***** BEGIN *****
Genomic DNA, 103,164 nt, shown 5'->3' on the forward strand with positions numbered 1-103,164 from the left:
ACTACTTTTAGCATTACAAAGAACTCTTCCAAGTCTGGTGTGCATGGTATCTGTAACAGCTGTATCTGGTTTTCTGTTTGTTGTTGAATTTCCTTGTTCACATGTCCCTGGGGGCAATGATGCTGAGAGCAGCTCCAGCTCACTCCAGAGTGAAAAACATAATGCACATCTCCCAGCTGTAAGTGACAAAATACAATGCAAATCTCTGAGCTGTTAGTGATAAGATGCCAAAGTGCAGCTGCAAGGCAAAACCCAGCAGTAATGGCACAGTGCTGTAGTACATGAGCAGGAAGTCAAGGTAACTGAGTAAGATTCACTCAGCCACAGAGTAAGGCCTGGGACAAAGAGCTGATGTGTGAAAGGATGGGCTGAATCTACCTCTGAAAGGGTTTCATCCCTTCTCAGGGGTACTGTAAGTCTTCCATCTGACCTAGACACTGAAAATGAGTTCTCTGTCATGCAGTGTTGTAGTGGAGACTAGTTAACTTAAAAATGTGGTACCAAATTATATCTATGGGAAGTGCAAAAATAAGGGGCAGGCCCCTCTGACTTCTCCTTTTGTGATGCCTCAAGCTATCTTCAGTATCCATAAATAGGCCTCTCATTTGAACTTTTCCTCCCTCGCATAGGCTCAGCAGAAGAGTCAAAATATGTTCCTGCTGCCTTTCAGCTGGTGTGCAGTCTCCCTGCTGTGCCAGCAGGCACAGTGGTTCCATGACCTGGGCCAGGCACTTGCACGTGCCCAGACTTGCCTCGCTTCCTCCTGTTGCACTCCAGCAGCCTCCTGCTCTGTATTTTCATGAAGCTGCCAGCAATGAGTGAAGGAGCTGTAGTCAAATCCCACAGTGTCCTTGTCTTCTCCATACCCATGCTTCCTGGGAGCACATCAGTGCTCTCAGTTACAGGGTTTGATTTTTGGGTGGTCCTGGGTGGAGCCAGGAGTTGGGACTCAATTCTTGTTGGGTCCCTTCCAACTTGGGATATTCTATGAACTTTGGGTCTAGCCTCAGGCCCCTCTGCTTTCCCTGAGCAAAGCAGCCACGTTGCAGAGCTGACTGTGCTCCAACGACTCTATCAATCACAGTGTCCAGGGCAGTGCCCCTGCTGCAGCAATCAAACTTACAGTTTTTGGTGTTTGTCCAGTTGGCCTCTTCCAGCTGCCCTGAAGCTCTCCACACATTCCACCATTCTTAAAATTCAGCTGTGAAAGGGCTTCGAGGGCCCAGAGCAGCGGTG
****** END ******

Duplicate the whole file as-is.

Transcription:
Genomic DNA, 103,164 nt, shown 5'->3' on the forward strand with positions numbered 1-103,164 from the left:
ACTACTTTTAGCATTACAAAGAACTCTTCCAAGTCTGGTGTGCATGGTATCTGTAACAGCTGTATCTGGTTTTCTGTTTGTTGTTGAATTTCCTTGTTCACATGTCCCTGGGGGCAATGATGCTGAGAGCAGCTCCAGCTCACTCCAGAGTGAAAAACATAATGCACATCTCCCAGCTGTAAGTGACAAAATACAATGCAAATCTCTGAGCTGTTAGTGATAAGATGCCAAAGTGCAGCTGCAAGGCAAAACCCAGCAGTAATGGCACAGTGCTGTAGTACATGAGCAGGAAGTCAAGGTAACTGAGTAAGATTCACTCAGCCACAGAGTAAGGCCTGGGACAAAGAGCTGATGTGTGAAAGGATGGGCTGAATCTACCTCTGAAAGGGTTTCATCCCTTCTCAGGGGTACTGTAAGTCTTCCATCTGACCTAGACACTGAAAATGAGTTCTCTGTCATGCAGTGTTGTAGTGGAGACTAGTTAACTTAAAAATGTGGTACCAAATTATATCTATGGGAAGTGCAAAAATAAGGGGCAGGCCCCTCTGACTTCTCCTTTTGTGATGCCTCAAGCTATCTTCAGTATCCATAAATAGGCCTCTCATTTGAACTTTTCCTCCCTCGCATAGGCTCAGCAGAAGAGTCAAAATATGTTCCTGCTGCCTTTCAGCTGGTGTGCAGTCTCCCTGCTGTGCCAGCAGGCACAGTGGTTCCATGACCTGGGCCAGGCACTTGCACGTGCCCAGACTTGCCTCGCTTCCTCCTGTTGCACTCCAGCAGCCTCCTGCTCTGTATTTTCATGAAGCTGCCAGCAATGAGTGAAGGAGCTGTAGTCAAATCCCACAGTGTCCTTGTCTTCTCCATACCCATGCTTCCTGGGAGCACATCAGTGCTCTCAGTTACAGGGTTTGATTTTTGGGTGGTCCTGGGTGGAGCCAGGAGTTGGGACTCAATTCTTGTTGGGTCCCTTCCAACTTGGGATATTCTATGAACTTTGGGTCTAGCCTCAGGCCCCTCTGCTTTCCCTGAGCAAAGCAGCCACGTTGCAGAGCTGACTGTGCTCCAACGACTCTATCAATCACAGTGTCCAGGGCAGTGCCCCTGCTGCAGCAATCAAACTTACAGTTTTTGGTGTTTGTCCAGTTGGCCTCTTCCAGCTGCCCTGAAGCTCTCCACACATTCCACCATTCTTAAAATTCAGCTGTGAAAGGGCTTCGAGGGCCCAGAGCAGCGGTG